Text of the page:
No long, extended set up to this review. My head hurts again. You all know the basic history of Alice in Wonderland, especially the Disney version and if you don’t then where the hell have you been hiding all of your life?

Alright fine, quick summary. Little blonde girl called Alice ends up falling down a rabbit hole and ends up in a surreal nightmare world called Wonderland where everything is crazy as shit, cats disappear, people celebrate days that aren’t their birthdays and people play golf with flamingos. After all the craziness she finds her way back home.

There are we all caught up now? Good. Anyway, earlier this year saw the release of Tim Burton’s ‘Alice In Wonderland’ which I guess you could call a kind of pseudo-sequel to the Disney cartoon version. The film takes place when Alice is nineteen years old and, after running away from her engagement party, once again she finds herself following the White Rabbit down the rabbit hole and ending up in Wonderland again. Well, sort of anyway. For some reason Tim Burton has decided to rename Wonderland to Underland, explaining that Wonderland is what Alice mistakenly called it when she was there when she was a little girl.

I’d just like to know why? Why would you change the name of Wonderland. I’ve never read the books but a quick search of Wikipedia, guardian of all human knowledge, implies that the lands real name was never Underland in the books, it was always Wonderland. It’s the same problem that the recent ‘Last Airbender’ suffered from. Why would M. Night change the way the names are pronounced? More comparisons to the Last Airbender to come later.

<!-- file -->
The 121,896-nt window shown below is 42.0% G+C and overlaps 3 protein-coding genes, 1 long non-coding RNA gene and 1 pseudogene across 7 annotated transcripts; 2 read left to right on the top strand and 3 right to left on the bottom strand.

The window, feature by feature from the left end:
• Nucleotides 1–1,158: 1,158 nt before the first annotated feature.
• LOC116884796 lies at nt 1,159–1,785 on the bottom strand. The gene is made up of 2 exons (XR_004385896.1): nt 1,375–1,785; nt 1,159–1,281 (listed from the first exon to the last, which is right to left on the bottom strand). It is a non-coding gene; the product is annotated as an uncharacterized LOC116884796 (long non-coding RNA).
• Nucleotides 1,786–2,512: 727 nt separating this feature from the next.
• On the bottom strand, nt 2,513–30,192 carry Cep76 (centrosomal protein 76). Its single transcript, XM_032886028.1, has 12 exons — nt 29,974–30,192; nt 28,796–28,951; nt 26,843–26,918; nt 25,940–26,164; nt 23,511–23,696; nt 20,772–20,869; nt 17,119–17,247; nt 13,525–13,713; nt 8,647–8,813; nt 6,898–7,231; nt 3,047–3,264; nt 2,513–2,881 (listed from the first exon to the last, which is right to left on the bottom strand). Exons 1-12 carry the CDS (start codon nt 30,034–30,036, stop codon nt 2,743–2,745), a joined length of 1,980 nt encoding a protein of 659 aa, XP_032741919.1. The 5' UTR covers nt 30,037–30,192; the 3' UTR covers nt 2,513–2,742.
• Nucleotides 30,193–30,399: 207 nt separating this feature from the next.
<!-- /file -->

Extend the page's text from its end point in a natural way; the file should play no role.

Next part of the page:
Like right now. The main problem with this film is the first half. Much like the Last Airbender, scenes seem to skip through without any real character development at all. It seems as though Burton is just trying to hit notes and include as many familiar things from Wonderland as he can before getting where he really wants to be, the Tea Party scene with Johnny Depp as The Mad Hatter. Thankfully after that things seem to calm down a bit and things develop a little more like a film should. Still keep in mind that the Tea Part scene doesn’t occur until half an hour into the film so that’s a lot of time spent on stuff that Burton doesn’t seem that bothered about.

To be fair, things do become a bit more entertaining after that scene and the story seems to come together with the characters involved becoming a lot more fleshed out, particularly The Mad Hatter who, from what I can recall of the Disney film wasn’t that big of a character. Still I haven’t read the book so maybe I can’t judge.

Still, whilst the film does come together a bit more towards the end, it never really seems to deal that much with Alice until the films very final scene. Sure, what comes before does build her character up a little and influence the way in which she acts in the final scene but it’s not really clear how. You see, the entire point of the film is that you should take charge of your own life and do what you want to do. Alice does this in the end by deciding not to marry the man who had been set up for her, instead deciding to go into the opium trade or something. I’m not sure if that’s exactly the case but it’s the Victorian era and she goes to China on business so I’m assuming opium is involved somehow.